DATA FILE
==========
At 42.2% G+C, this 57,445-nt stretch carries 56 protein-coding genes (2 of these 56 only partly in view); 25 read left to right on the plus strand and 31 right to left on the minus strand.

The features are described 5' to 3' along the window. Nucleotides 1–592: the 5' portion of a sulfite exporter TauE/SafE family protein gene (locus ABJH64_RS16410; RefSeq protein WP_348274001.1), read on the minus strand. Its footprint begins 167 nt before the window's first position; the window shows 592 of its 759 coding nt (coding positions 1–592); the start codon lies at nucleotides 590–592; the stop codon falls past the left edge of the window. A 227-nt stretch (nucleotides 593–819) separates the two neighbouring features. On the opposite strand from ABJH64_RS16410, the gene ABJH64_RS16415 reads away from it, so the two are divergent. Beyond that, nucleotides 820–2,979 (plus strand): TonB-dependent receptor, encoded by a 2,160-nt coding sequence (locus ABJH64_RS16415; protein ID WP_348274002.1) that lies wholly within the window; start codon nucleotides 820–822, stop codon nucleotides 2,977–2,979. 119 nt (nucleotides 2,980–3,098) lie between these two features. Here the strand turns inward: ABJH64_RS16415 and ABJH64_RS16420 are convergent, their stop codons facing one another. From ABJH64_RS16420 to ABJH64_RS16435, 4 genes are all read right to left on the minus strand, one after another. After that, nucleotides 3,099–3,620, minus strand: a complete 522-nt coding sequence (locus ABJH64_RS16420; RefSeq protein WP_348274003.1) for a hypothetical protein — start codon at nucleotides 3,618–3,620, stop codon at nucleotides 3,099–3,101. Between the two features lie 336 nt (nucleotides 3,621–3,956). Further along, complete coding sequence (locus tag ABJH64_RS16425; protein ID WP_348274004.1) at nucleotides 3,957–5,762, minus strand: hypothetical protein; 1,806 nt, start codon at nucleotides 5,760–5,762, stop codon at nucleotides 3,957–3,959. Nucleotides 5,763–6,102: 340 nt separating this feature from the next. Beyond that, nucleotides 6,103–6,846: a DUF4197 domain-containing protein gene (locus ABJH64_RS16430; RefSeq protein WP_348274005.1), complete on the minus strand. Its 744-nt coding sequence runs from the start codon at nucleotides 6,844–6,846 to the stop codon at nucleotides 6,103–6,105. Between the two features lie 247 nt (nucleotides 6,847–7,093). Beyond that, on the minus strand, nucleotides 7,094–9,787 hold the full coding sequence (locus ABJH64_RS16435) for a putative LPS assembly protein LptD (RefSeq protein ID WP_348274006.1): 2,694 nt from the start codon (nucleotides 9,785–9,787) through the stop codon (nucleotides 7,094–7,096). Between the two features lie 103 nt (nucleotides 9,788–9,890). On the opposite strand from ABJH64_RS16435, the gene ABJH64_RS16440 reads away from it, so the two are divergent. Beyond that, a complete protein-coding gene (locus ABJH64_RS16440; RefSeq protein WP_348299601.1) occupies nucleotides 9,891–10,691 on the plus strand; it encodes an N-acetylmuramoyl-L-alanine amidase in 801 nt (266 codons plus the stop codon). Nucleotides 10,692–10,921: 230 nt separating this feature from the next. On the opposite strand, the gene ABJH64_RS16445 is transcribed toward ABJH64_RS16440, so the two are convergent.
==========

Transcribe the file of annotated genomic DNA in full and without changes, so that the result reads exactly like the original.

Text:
At 42.2% G+C, this 57,445-nt stretch carries 56 protein-coding genes (2 of these 56 only partly in view); 25 read left to right on the plus strand and 31 right to left on the minus strand.

The features are described 5' to 3' along the window. Nucleotides 1–592: the 5' portion of a sulfite exporter TauE/SafE family protein gene (locus ABJH64_RS16410; RefSeq protein WP_348274001.1), read on the minus strand. Its footprint begins 167 nt before the window's first position; the window shows 592 of its 759 coding nt (coding positions 1–592); the start codon lies at nucleotides 590–592; the stop codon falls past the left edge of the window. A 227-nt stretch (nucleotides 593–819) separates the two neighbouring features. On the opposite strand from ABJH64_RS16410, the gene ABJH64_RS16415 reads away from it, so the two are divergent. Beyond that, nucleotides 820–2,979 (plus strand): TonB-dependent receptor, encoded by a 2,160-nt coding sequence (locus ABJH64_RS16415; protein ID WP_348274002.1) that lies wholly within the window; start codon nucleotides 820–822, stop codon nucleotides 2,977–2,979. 119 nt (nucleotides 2,980–3,098) lie between these two features. Here the strand turns inward: ABJH64_RS16415 and ABJH64_RS16420 are convergent, their stop codons facing one another. From ABJH64_RS16420 to ABJH64_RS16435, 4 genes are all read right to left on the minus strand, one after another. After that, nucleotides 3,099–3,620, minus strand: a complete 522-nt coding sequence (locus ABJH64_RS16420; RefSeq protein WP_348274003.1) for a hypothetical protein — start codon at nucleotides 3,618–3,620, stop codon at nucleotides 3,099–3,101. Between the two features lie 336 nt (nucleotides 3,621–3,956). Further along, complete coding sequence (locus tag ABJH64_RS16425; protein ID WP_348274004.1) at nucleotides 3,957–5,762, minus strand: hypothetical protein; 1,806 nt, start codon at nucleotides 5,760–5,762, stop codon at nucleotides 3,957–3,959. Nucleotides 5,763–6,102: 340 nt separating this feature from the next. Beyond that, nucleotides 6,103–6,846: a DUF4197 domain-containing protein gene (locus ABJH64_RS16430; RefSeq protein WP_348274005.1), complete on the minus strand. Its 744-nt coding sequence runs from the start codon at nucleotides 6,844–6,846 to the stop codon at nucleotides 6,103–6,105. Between the two features lie 247 nt (nucleotides 6,847–7,093). Beyond that, on the minus strand, nucleotides 7,094–9,787 hold the full coding sequence (locus ABJH64_RS16435) for a putative LPS assembly protein LptD (RefSeq protein ID WP_348274006.1): 2,694 nt from the start codon (nucleotides 9,785–9,787) through the stop codon (nucleotides 7,094–7,096). Between the two features lie 103 nt (nucleotides 9,788–9,890). On the opposite strand from ABJH64_RS16435, the gene ABJH64_RS16440 reads away from it, so the two are divergent. Beyond that, a complete protein-coding gene (locus ABJH64_RS16440; RefSeq protein WP_348299601.1) occupies nucleotides 9,891–10,691 on the plus strand; it encodes an N-acetylmuramoyl-L-alanine amidase in 801 nt (266 codons plus the stop codon). Nucleotides 10,692–10,921: 230 nt separating this feature from the next. On the opposite strand, the gene ABJH64_RS16445 is transcribed toward ABJH64_RS16440, so the two are convergent.